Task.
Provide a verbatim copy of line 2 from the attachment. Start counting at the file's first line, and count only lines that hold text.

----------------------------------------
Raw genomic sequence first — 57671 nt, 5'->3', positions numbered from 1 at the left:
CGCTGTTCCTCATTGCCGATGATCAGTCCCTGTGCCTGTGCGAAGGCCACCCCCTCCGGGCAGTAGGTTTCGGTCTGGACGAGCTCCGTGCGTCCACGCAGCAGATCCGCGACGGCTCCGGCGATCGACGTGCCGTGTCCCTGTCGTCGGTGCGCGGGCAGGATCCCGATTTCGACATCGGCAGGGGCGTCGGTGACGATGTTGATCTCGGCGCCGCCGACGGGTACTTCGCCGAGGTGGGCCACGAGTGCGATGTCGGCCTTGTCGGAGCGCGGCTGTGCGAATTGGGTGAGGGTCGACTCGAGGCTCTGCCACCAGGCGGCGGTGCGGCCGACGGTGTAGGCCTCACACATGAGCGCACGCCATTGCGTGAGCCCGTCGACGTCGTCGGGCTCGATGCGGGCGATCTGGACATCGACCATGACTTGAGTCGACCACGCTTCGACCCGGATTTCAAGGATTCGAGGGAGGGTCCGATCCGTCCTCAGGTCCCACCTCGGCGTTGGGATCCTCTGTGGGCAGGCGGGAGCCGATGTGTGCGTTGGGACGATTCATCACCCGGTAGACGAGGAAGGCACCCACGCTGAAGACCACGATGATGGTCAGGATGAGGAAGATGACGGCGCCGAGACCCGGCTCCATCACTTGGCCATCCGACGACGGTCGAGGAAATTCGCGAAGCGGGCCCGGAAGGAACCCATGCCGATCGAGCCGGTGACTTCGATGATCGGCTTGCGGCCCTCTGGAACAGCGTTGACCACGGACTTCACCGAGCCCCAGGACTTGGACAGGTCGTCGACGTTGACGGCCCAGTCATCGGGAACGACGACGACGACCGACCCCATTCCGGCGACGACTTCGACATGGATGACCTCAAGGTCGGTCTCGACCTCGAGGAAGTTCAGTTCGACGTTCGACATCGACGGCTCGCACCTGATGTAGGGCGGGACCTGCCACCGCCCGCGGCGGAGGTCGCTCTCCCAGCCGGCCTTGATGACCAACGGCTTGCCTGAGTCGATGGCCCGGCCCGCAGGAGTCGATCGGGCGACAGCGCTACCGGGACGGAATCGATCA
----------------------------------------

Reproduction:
CGCTGTTCCTCATTGCCGATGATCAGTCCCTGTGCCTGTGCGAAGGCCACCCCCTCCGGGCAGTAGGTTTCGGTCTGGACGAGCTCCGTGCGTCCACGCAGCAGATCCGCGACGGCTCCGGCGATCGACGTGCCGTGTCCCTGTCGTCGGTGCGCGGGCAGGATCCCGATTTCGACATCGGCAGGGGCGTCGGTGACGATGTTGATCTCGGCGCCGCCGACGGGTACTTCGCCGAGGTGGGCCACGAGTGCGATGTCGGCCTTGTCGGAGCGCGGCTGTGCGAATTGGGTGAGGGTCGACTCGAGGCTCTGCCACCAGGCGGCGGTGCGGCCGACGGTGTAGGCCTCACACATGAGCGCACGCCATTGCGTGAGCCCGTCGACGTCGTCGGGCTCGATGCGGGCGATCTGGACATCGACCATGACTTGAGTCGACCACGCTTCGACCCGGATTTCAAGGATTCGAGGGAGGGTCCGATCCGTCCTCAGGTCCCACCTCGGCGTTGGGATCCTCTGTGGGCAGGCGGGAGCCGATGTGTGCGTTGGGACGATTCATCACCCGGTAGACGAGGAAGGCACCCACGCTGAAGACCACGATGATGGTCAGGATGAGGAAGATGACGGCGCCGAGACCCGGCTCCATCACTTGGCCATCCGACGACGGTCGAGGAAATTCGCGAAGCGGGCCCGGAAGGAACCCATGCCGATCGAGCCGGTGACTTCGATGATCGGCTTGCGGCCCTCTGGAACAGCGTTGACCACGGACTTCACCGAGCCCCAGGACTTGGACAGGTCGTCGACGTTGACGGCCCAGTCATCGGGAACGACGACGACGACCGACCCCATTCCGGCGACGACTTCGACATGGATGACCTCAAGGTCGGTCTCGACCTCGAGGAAGTTCAGTTCGACGTTCGACATCGACGGCTCGCACCTGATGTAGGGCGGGACCTGCCACCGCCCGCGGCGGAGGTCGCTCTCCCAGCCGGCCTTGATGACCAACGGCTTGCCTGAGTCGATGGCCCGGCCCGCAGGAGTCGATCGGGCGACAGCGCTACCGGGACGGAATCGATCA